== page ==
With the publication of Basic Principles of Curriculum and Instruction, Ralph W. Tyler could not have suspected that his little book of only eighty-three pages would make such an indelible mark on the field of curriculum theorizing, as well as on teaching practices in the American public schools. In 1949, Tyler probably could not have predicted that in time he would become the most prominent name in curriculum studies in the United States, either. Yet, this is exactly the course his career would take through the mid-twentieth century.
A student of Charles Judd at the University of Chicago, Ralph W. Tyler graduated with a Ph.D. in 1927. Approximately ten years later, he went on to fill a prominent position on the Eight Year Study as the Director of Research for the Evaluation Staff. In this position, Tyler initially formulated his approach to education research which was grounded in the belief that successful teaching and learning techniques can be determined as a result of scientific study. By applying such methods during the Eight Year Study, Tyler soon determined that evaluation of student behaviors proved to be a highly appropriate means for determining educational success or failure. In Appraising and Recording Student Progress, Tyler wrote:
Any device which provides valid evidence regarding the progress of students toward educational objectives is appropriate...The selection of evaluation techniques should be made in terms of the appropriateness of that technique for the kind of behavior to be appraised (Tyler, cited in Pinar, p. 136).
Here we see the beginnings of Tyler's thoughts on the relevance of behavioral objectives to the teaching process. In other words, Tyler came to believe that any learning objective needed to be determined via student behavior in the classroom. In time, such objectives would mark the cornerstone of curriculum decision-making and teaching strategies for the American public schools.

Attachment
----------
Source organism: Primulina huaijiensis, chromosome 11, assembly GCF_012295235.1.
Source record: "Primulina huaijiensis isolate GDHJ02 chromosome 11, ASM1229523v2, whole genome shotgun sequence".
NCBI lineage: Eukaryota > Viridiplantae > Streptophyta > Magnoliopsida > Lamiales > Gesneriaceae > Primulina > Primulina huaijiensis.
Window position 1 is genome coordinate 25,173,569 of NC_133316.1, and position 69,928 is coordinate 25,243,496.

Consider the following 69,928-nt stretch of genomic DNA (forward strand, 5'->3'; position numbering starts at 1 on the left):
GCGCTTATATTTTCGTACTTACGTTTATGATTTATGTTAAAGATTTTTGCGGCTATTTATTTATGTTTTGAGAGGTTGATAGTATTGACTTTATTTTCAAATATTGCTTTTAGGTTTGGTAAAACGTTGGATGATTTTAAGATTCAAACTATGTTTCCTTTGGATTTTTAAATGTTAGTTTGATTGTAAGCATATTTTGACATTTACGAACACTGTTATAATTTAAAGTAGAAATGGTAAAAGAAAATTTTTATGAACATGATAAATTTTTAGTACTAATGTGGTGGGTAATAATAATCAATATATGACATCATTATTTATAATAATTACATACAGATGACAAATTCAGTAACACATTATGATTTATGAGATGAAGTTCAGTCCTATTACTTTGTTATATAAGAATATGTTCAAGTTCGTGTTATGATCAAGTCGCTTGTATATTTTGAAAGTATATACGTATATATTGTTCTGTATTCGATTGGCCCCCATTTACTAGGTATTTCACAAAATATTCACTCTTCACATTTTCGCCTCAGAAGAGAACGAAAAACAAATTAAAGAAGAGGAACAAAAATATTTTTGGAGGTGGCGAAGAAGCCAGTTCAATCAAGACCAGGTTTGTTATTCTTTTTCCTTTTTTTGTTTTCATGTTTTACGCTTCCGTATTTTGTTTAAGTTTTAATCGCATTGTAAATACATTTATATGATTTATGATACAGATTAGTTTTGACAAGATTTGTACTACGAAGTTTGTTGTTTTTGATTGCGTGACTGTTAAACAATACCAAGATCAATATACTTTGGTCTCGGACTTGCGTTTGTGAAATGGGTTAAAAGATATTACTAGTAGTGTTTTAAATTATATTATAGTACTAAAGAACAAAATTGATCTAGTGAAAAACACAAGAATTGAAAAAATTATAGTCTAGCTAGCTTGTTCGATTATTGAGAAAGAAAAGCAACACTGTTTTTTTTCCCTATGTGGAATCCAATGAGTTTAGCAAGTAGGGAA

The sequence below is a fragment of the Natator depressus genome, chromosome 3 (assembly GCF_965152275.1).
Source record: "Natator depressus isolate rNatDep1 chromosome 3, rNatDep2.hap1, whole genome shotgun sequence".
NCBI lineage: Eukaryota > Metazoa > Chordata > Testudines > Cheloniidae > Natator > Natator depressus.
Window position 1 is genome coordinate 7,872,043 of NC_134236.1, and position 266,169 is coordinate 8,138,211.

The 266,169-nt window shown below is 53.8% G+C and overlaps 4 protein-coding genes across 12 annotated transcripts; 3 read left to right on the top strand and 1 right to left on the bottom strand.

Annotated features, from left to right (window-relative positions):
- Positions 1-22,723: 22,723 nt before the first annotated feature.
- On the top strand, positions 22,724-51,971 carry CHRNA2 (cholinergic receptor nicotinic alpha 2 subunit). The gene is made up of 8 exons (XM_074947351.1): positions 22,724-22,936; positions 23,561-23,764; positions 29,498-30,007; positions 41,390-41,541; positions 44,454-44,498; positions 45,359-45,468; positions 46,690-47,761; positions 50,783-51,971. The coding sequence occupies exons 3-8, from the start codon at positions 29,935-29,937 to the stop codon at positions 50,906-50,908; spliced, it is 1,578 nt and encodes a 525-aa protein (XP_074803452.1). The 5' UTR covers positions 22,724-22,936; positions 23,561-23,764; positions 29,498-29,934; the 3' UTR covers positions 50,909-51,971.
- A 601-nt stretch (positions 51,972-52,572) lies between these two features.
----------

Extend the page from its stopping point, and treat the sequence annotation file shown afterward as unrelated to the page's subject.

A decade after completing his work with the Eight Year Study, Tyler was prepared to formalize his thoughts on educational research and behavioral objectives with the publication of Basic Principles of Curriculum and Instruction. In this short text that was originally the syllabus for one of his courses at the University of Chicago, Tyler expanded upon concepts he began to formulate during the Eight Year Study. Specifically, this work focused on the administrative aspects of the curriculum and called for the application of four basic principles in the development of any curricular project. These four basic principles include:
1. Defining appropriate learning objectives.
2. Establishing useful learning experiences.
3. Organizing learning experiences to have a maximum cumulative effect.
4. Evaluating the curriculum and revising those aspects that did not prove to be effective.
As a result of the basic principles, the role of the curricularist and teacher shifted to that of scientist. In the development of any curriculum using the Tyler method, hypotheses are to be established in direct relation to the expected learning outcomes for students. As the curriculum is enacted, teachers and curricularists become scientific observers, determining whether or not their curricular hypotheses are in fact demonstrated by student behavior. Following the application of the curriculum, educators return to the curricular plans to make any adjustments so as to ensure the proper outcomes in the classroom. In this case, students do not participate on any level in the planning or implementation of their education; rather, they solely assume the role of object of study.
Tyler's basic principle were widely welcomed in classrooms and curriculum texts across the United States in 1949. Their functionality was well received and teachers generally appreciated the ease with which they could be applied to the daily work curriculum planning. It would be nearly thirty years, in fact, before any significant criticism were waged against Tyler's work. And by that time, his approaches were so entrenched in classroom practice that radical critiques of his approaches left few marked changes in the implementation of curriculum in the public schools.
Pinar, W., Reynolds, W., Slattery, P., and Taubman, P. (Eds.) (1995). Understanding Curriculum. New York: Peter Lang.
Prepared by Alison Kreider (UCLA)
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